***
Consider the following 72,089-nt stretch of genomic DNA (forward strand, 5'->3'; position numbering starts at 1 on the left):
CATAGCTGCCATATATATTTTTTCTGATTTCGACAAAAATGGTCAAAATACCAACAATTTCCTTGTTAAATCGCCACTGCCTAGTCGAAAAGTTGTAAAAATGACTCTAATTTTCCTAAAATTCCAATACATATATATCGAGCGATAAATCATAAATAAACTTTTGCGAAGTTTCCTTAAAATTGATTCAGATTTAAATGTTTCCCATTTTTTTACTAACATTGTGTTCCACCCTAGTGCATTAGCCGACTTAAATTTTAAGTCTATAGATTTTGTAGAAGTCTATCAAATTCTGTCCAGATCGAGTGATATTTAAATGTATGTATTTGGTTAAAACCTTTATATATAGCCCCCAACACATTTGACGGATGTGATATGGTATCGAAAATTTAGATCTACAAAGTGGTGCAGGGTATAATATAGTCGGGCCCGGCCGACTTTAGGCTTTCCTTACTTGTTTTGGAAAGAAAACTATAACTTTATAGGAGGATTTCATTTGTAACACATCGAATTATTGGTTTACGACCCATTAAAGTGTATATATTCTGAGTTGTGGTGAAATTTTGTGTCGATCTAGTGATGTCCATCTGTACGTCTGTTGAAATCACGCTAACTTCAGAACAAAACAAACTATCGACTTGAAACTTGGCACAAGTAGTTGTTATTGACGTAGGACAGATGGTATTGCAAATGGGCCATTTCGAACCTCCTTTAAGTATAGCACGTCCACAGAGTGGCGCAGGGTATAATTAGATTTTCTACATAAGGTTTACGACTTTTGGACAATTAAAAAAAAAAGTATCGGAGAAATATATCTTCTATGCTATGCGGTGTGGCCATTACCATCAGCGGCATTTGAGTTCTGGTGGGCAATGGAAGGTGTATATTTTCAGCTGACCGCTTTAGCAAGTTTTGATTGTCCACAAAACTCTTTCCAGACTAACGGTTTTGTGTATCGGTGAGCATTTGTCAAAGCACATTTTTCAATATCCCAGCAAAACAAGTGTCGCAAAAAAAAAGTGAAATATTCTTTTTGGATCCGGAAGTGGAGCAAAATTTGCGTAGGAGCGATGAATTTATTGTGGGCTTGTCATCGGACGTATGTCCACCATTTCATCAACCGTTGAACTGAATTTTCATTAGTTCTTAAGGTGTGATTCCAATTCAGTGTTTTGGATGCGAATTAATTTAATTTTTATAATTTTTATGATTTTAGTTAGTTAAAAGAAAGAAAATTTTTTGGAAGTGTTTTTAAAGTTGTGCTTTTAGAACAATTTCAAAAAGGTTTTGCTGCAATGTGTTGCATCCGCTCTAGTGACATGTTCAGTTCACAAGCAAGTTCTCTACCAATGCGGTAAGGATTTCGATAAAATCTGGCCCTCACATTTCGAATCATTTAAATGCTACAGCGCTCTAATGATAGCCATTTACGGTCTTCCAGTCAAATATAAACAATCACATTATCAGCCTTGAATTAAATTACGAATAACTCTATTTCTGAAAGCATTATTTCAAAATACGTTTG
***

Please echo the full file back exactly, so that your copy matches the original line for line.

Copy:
Consider the following 72,089-nt stretch of genomic DNA (forward strand, 5'->3'; position numbering starts at 1 on the left):
CATAGCTGCCATATATATTTTTTCTGATTTCGACAAAAATGGTCAAAATACCAACAATTTCCTTGTTAAATCGCCACTGCCTAGTCGAAAAGTTGTAAAAATGACTCTAATTTTCCTAAAATTCCAATACATATATATCGAGCGATAAATCATAAATAAACTTTTGCGAAGTTTCCTTAAAATTGATTCAGATTTAAATGTTTCCCATTTTTTTACTAACATTGTGTTCCACCCTAGTGCATTAGCCGACTTAAATTTTAAGTCTATAGATTTTGTAGAAGTCTATCAAATTCTGTCCAGATCGAGTGATATTTAAATGTATGTATTTGGTTAAAACCTTTATATATAGCCCCCAACACATTTGACGGATGTGATATGGTATCGAAAATTTAGATCTACAAAGTGGTGCAGGGTATAATATAGTCGGGCCCGGCCGACTTTAGGCTTTCCTTACTTGTTTTGGAAAGAAAACTATAACTTTATAGGAGGATTTCATTTGTAACACATCGAATTATTGGTTTACGACCCATTAAAGTGTATATATTCTGAGTTGTGGTGAAATTTTGTGTCGATCTAGTGATGTCCATCTGTACGTCTGTTGAAATCACGCTAACTTCAGAACAAAACAAACTATCGACTTGAAACTTGGCACAAGTAGTTGTTATTGACGTAGGACAGATGGTATTGCAAATGGGCCATTTCGAACCTCCTTTAAGTATAGCACGTCCACAGAGTGGCGCAGGGTATAATTAGATTTTCTACATAAGGTTTACGACTTTTGGACAATTAAAAAAAAAAGTATCGGAGAAATATATCTTCTATGCTATGCGGTGTGGCCATTACCATCAGCGGCATTTGAGTTCTGGTGGGCAATGGAAGGTGTATATTTTCAGCTGACCGCTTTAGCAAGTTTTGATTGTCCACAAAACTCTTTCCAGACTAACGGTTTTGTGTATCGGTGAGCATTTGTCAAAGCACATTTTTCAATATCCCAGCAAAACAAGTGTCGCAAAAAAAAAGTGAAATATTCTTTTTGGATCCGGAAGTGGAGCAAAATTTGCGTAGGAGCGATGAATTTATTGTGGGCTTGTCATCGGACGTATGTCCACCATTTCATCAACCGTTGAACTGAATTTTCATTAGTTCTTAAGGTGTGATTCCAATTCAGTGTTTTGGATGCGAATTAATTTAATTTTTATAATTTTTATGATTTTAGTTAGTTAAAAGAAAGAAAATTTTTTGGAAGTGTTTTTAAAGTTGTGCTTTTAGAACAATTTCAAAAAGGTTTTGCTGCAATGTGTTGCATCCGCTCTAGTGACATGTTCAGTTCACAAGCAAGTTCTCTACCAATGCGGTAAGGATTTCGATAAAATCTGGCCCTCACATTTCGAATCATTTAAATGCTACAGCGCTCTAATGATAGCCATTTACGGTCTTCCAGTCAAATATAAACAATCACATTATCAGCCTTGAATTAAATTACGAATAACTCTATTTCTGAAAGCATTATTTCAAAATACGTTTG